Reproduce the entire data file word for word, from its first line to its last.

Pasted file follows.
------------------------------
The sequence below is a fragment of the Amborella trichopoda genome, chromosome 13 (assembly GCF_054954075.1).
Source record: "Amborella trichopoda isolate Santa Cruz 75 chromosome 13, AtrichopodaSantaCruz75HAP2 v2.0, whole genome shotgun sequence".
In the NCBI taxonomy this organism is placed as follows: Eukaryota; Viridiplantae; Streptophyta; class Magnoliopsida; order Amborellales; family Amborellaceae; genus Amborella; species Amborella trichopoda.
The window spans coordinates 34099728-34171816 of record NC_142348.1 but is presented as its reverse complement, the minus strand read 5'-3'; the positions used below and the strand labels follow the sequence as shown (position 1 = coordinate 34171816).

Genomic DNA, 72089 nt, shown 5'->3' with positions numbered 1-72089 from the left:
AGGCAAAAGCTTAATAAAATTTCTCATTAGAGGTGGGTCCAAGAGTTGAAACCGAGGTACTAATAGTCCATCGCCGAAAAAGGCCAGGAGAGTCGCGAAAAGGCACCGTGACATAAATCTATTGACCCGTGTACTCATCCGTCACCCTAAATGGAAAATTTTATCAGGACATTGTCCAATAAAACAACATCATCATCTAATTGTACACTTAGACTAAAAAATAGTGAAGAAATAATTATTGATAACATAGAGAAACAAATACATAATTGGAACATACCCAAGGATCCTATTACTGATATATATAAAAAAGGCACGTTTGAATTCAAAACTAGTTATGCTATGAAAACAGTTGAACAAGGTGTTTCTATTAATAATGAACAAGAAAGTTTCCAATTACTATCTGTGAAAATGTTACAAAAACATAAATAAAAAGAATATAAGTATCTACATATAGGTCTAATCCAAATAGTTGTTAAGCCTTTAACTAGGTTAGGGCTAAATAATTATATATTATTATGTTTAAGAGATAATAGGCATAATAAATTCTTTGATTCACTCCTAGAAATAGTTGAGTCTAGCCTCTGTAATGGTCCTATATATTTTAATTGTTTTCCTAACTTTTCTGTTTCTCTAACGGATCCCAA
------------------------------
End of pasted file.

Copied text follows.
The sequence below is a fragment of the Amborella trichopoda genome, chromosome 13 (assembly GCF_054954075.1).
Source record: "Amborella trichopoda isolate Santa Cruz 75 chromosome 13, AtrichopodaSantaCruz75HAP2 v2.0, whole genome shotgun sequence".
In the NCBI taxonomy this organism is placed as follows: Eukaryota; Viridiplantae; Streptophyta; class Magnoliopsida; order Amborellales; family Amborellaceae; genus Amborella; species Amborella trichopoda.
The window spans coordinates 34099728-34171816 of record NC_142348.1 but is presented as its reverse complement, the minus strand read 5'-3'; the positions used below and the strand labels follow the sequence as shown (position 1 = coordinate 34171816).

Genomic DNA, 72089 nt, shown 5'->3' with positions numbered 1-72089 from the left:
AGGCAAAAGCTTAATAAAATTTCTCATTAGAGGTGGGTCCAAGAGTTGAAACCGAGGTACTAATAGTCCATCGCCGAAAAAGGCCAGGAGAGTCGCGAAAAGGCACCGTGACATAAATCTATTGACCCGTGTACTCATCCGTCACCCTAAATGGAAAATTTTATCAGGACATTGTCCAATAAAACAACATCATCATCTAATTGTACACTTAGACTAAAAAATAGTGAAGAAATAATTATTGATAACATAGAGAAACAAATACATAATTGGAACATACCCAAGGATCCTATTACTGATATATATAAAAAAGGCACGTTTGAATTCAAAACTAGTTATGCTATGAAAACAGTTGAACAAGGTGTTTCTATTAATAATGAACAAGAAAGTTTCCAATTACTATCTGTGAAAATGTTACAAAAACATAAATAAAAAGAATATAAGTATCTACATATAGGTCTAATCCAAATAGTTGTTAAGCCTTTAACTAGGTTAGGGCTAAATAATTATATATTATTATGTTTAAGAGATAATAGGCATAATAAATTCTTTGATTCACTCCTAGAAATAGTTGAGTCTAGCCTCTGTAATGGTCCTATATATTTTAATTGTTTTCCTAACTTTTCTGTTTCTCTAACGGATCCCAA